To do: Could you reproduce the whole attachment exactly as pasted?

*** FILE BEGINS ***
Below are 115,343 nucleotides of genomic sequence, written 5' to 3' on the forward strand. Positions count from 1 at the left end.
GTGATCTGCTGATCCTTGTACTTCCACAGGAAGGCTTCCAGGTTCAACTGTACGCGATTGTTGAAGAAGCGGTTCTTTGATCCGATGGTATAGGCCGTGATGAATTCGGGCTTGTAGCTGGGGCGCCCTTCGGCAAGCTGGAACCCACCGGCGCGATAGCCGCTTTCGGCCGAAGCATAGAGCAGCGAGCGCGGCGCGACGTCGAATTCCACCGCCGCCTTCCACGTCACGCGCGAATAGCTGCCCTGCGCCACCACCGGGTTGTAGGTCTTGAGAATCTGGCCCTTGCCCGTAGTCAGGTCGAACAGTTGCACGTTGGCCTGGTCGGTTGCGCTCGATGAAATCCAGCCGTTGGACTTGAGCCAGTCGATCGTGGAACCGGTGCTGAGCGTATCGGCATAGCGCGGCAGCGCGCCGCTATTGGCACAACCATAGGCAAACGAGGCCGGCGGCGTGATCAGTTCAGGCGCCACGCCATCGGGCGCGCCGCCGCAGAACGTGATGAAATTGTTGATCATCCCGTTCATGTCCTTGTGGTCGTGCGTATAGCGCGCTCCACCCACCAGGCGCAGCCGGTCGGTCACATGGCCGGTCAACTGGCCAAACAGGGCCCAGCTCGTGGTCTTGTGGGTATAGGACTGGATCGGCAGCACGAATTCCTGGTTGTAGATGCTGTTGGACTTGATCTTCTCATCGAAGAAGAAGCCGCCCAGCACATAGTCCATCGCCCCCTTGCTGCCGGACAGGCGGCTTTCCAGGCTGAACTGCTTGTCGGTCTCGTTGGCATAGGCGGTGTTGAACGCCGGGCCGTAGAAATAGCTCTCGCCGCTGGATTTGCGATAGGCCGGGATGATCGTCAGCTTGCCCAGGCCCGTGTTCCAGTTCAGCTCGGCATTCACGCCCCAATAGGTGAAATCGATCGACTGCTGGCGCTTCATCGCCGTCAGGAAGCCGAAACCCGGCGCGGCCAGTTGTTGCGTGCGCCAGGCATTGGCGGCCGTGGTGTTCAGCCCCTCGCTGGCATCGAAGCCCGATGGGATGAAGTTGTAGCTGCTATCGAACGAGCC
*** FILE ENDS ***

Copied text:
Below are 115,343 nucleotides of genomic sequence, written 5' to 3' on the forward strand. Positions count from 1 at the left end.
GTGATCTGCTGATCCTTGTACTTCCACAGGAAGGCTTCCAGGTTCAACTGTACGCGATTGTTGAAGAAGCGGTTCTTTGATCCGATGGTATAGGCCGTGATGAATTCGGGCTTGTAGCTGGGGCGCCCTTCGGCAAGCTGGAACCCACCGGCGCGATAGCCGCTTTCGGCCGAAGCATAGAGCAGCGAGCGCGGCGCGACGTCGAATTCCACCGCCGCCTTCCACGTCACGCGCGAATAGCTGCCCTGCGCCACCACCGGGTTGTAGGTCTTGAGAATCTGGCCCTTGCCCGTAGTCAGGTCGAACAGTTGCACGTTGGCCTGGTCGGTTGCGCTCGATGAAATCCAGCCGTTGGACTTGAGCCAGTCGATCGTGGAACCGGTGCTGAGCGTATCGGCATAGCGCGGCAGCGCGCCGCTATTGGCACAACCATAGGCAAACGAGGCCGGCGGCGTGATCAGTTCAGGCGCCACGCCATCGGGCGCGCCGCCGCAGAACGTGATGAAATTGTTGATCATCCCGTTCATGTCCTTGTGGTCGTGCGTATAGCGCGCTCCACCCACCAGGCGCAGCCGGTCGGTCACATGGCCGGTCAACTGGCCAAACAGGGCCCAGCTCGTGGTCTTGTGGGTATAGGACTGGATCGGCAGCACGAATTCCTGGTTGTAGATGCTGTTGGACTTGATCTTCTCATCGAAGAAGAAGCCGCCCAGCACATAGTCCATCGCCCCCTTGCTGCCGGACAGGCGGCTTTCCAGGCTGAACTGCTTGTCGGTCTCGTTGGCATAGGCGGTGTTGAACGCCGGGCCGTAGAAATAGCTCTCGCCGCTGGATTTGCGATAGGCCGGGATGATCGTCAGCTTGCCCAGGCCCGTGTTCCAGTTCAGCTCGGCATTCACGCCCCAATAGGTGAAATCGATCGACTGCTGGCGCTTCATCGCCGTCAGGAAGCCGAAACCCGGCGCGGCCAGTTGTTGCGTGCGCCAGGCATTGGCGGCCGTGGTGTTCAGCCCCTCGCTGGCATCGAAGCCCGATGGGATGAAGTTGTAGCTGCTATCGAACGAGCC